The Iraqi Body Counts

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To: Sen. Pat Roberts [R KS]
From: Jude Wanniski
Re: More Bad Intelligence

As chairman of the Senate Intelligence Committee, Senator Roberts,
you have done the country a great service by issuing the committee's
report on the errors made by the Intelligence Community [IC] that
led to the President's decision to war against Iraq. You have also
been good enough to acknowledge that if what is now known to be
true — that Saddam had no weapons of mass destruction and no connection
with 9-11 — there would not have been the votes in the Senate in
November 2002 to authorize the use of force against Iraq should
diplomacy fail. What seems to be the consensus view of the Intelligence
Committee, especially its vice chairman Jay Rockefeller [D-WV],
is that the IC came to believe the administration was bent on regime
change in Iraq and the u201Cgroup thinku201D produced the erroneous intelligence.
That is, the u201Cprocessu201D was flawed, directing information up the
ladder to the Oval Office in ways that would support a war decision
and suppress counter arguments that would prevent that flawed information

It is human nature, Senator, that when you know the Boss wants information
to justify an action he really wants to take, that's the way the
process will work. Even when u201COmbudsmenu201D are put in place as a check
on this human tendency, as already exist in the IC, the u201Ctruthu201D
can always be subverted at the last minute at the very top of the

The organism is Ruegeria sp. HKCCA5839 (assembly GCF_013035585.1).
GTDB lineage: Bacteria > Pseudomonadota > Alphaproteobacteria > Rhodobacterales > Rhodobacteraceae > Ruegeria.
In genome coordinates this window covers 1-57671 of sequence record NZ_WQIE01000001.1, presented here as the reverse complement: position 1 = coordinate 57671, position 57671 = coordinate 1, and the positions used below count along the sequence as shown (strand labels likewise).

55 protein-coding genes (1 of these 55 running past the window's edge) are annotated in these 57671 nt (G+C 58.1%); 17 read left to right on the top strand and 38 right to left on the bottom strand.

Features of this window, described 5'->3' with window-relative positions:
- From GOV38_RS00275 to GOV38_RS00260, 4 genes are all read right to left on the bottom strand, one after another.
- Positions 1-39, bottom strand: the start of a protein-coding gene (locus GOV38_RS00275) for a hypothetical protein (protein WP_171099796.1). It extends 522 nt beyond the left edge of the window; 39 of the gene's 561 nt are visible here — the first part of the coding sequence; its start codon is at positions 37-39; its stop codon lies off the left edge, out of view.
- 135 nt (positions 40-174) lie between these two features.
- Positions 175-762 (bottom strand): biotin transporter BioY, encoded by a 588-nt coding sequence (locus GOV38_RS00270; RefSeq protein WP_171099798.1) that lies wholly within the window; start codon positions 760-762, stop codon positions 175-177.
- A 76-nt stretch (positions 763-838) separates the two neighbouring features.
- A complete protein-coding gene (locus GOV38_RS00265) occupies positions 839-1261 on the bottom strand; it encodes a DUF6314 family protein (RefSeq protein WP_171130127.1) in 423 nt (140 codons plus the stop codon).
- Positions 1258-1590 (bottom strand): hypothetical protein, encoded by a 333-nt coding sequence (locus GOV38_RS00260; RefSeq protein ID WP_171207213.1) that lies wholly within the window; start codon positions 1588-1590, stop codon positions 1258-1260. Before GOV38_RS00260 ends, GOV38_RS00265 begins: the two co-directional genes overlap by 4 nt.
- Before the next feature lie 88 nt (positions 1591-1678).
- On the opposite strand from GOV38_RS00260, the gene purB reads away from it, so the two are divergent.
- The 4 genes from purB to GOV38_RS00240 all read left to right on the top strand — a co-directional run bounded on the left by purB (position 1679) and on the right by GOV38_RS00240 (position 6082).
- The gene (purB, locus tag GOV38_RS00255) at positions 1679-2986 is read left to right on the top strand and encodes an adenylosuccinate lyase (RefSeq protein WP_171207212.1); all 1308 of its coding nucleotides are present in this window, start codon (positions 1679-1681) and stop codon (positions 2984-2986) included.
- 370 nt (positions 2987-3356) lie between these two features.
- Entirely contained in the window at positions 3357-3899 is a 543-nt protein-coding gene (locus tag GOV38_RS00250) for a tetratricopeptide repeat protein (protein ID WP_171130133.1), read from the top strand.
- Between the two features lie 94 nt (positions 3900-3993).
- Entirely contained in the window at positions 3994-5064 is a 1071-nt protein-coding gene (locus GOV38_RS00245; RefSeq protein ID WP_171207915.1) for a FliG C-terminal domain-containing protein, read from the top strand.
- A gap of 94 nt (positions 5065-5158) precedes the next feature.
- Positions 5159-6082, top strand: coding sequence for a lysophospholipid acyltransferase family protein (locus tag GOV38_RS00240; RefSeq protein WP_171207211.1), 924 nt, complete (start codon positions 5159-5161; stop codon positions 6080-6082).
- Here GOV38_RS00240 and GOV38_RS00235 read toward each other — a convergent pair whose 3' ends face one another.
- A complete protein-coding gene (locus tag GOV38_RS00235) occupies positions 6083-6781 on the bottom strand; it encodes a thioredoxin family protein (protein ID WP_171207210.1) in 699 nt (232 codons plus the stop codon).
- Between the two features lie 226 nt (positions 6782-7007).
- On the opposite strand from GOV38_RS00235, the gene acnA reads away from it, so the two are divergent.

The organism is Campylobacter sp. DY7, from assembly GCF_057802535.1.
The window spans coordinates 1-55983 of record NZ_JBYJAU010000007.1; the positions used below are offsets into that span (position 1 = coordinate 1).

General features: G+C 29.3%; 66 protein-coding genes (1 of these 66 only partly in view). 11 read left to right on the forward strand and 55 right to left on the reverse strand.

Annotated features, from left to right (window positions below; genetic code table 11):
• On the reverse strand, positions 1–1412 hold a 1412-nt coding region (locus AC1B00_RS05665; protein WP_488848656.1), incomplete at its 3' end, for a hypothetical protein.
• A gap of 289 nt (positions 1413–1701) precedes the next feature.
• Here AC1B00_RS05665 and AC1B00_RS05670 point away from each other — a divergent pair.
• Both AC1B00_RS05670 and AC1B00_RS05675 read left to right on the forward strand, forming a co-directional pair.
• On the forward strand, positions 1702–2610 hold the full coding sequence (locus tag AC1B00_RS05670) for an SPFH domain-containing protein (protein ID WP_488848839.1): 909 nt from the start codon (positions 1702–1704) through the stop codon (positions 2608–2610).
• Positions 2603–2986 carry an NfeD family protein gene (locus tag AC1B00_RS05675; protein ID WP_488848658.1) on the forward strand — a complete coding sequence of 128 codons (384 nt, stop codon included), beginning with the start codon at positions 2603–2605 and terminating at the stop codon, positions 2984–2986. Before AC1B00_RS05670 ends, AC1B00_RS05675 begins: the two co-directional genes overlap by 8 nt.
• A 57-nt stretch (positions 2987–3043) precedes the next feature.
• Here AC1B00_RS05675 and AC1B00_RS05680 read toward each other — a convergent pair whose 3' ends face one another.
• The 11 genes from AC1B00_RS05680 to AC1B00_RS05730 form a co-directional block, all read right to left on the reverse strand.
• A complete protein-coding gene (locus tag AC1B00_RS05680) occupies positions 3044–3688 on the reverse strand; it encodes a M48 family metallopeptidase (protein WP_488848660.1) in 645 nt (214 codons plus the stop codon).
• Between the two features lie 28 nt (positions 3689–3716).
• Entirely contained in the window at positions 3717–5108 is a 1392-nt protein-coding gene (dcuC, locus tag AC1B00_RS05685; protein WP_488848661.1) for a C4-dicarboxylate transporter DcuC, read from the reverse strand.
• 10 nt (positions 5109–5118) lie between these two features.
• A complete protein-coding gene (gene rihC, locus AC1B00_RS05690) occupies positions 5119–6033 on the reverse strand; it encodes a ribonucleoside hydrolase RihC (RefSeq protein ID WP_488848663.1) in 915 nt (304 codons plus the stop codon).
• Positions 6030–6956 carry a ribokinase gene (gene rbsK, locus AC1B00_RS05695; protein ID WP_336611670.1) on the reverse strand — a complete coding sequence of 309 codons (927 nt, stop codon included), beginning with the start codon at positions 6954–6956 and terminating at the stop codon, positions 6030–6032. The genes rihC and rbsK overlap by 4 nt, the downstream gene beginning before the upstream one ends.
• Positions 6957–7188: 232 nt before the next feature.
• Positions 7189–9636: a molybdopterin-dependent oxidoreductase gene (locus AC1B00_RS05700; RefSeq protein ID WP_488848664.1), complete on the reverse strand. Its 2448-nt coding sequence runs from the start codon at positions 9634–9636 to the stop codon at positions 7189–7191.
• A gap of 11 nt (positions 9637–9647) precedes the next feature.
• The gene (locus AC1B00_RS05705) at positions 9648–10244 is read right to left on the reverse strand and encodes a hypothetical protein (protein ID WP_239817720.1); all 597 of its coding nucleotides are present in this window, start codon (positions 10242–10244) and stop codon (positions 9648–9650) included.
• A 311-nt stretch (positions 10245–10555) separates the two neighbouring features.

information ladder — as it was when CIA Director George Tenet told
President Bush it would be a u201Cslam dunku201D to prove Iraq had WMD,
when Tenet knew full well that the IC could only speculate on that

The reason I write you today, Senator, is that a similar problem
has come up with you. I'm afraid you are still relying on faulty
intelligence in saying, as you did on the weekend talk shows, that
the war could be justified because of Saddam's cruelty to his own
people. Here is how you put it on u201CMeet the Press,u201D in response
to a question from Tim Russert:

Well, that was then. This is now. I know I stood on a gravesite
at Hillah in Iraq and looked at 18,000 bodies being unearthed,
you know, one at a time; 500,000 were dead. I think we’re probably
in better shape. I know the people in Iraq are in better shape,
if we can achieve the stability, which is a very tough challenge
over there. But I don’t think anybody in terms of threat to regional
stability, to Israel, the possibility of reconstituting –
he did have the capability of the weapons of mass destruction.
I think we’re better off without Saddam there.

was a bit puzzled, Senator, because I have been following the u201Cgenocideu201D
issue in Iraq for several years and wondered how you could get these
numbers. If you were not chairman of the Intelligence Committee,
I wouldn't bother you today, because most members of Congress have
bought the genocide story that has become embedded in the national
consciousness because it has been repeated too many times. As a
result, I contacted your staff (your eyes and ears, so to speak),
and asked: u201CCan you help me better understand where Senator Roberts
gets the numbers of Iraqis killed by Saddam Hussein… particularly
the number 500,000. He used it several times in the weekend talk
shows. There have been reports of as many as 200,000 killed in the
Anfal campaign of 1987–88, but so far no mass graves have been
found in Kurdistan, none at all. The Senator also says he watched
18,000 bodies being unearthed at a gravesite at Hillah. The most
recent number I’ve seen relating to that area is 2,200. The Senator’s
inference is that these dead were victims of genocide, when all
the accounts say the victims were Shiite rebels who were attempting
to overthrow the government – and were of the belief the USA
would come to protect them because they were incited to rebel by
CIA agents.u201D

Your staff responded with an e-mail referring me to the now defunct
website of the Coalition Provisional Authority, with the comment
that my numbers were u201Cway too low.u201D

I went to the website
and found a press release of the CPA that referred to a press conference
given March 17 by US AID director Andrew Natsios: u201CIraqi and U.S.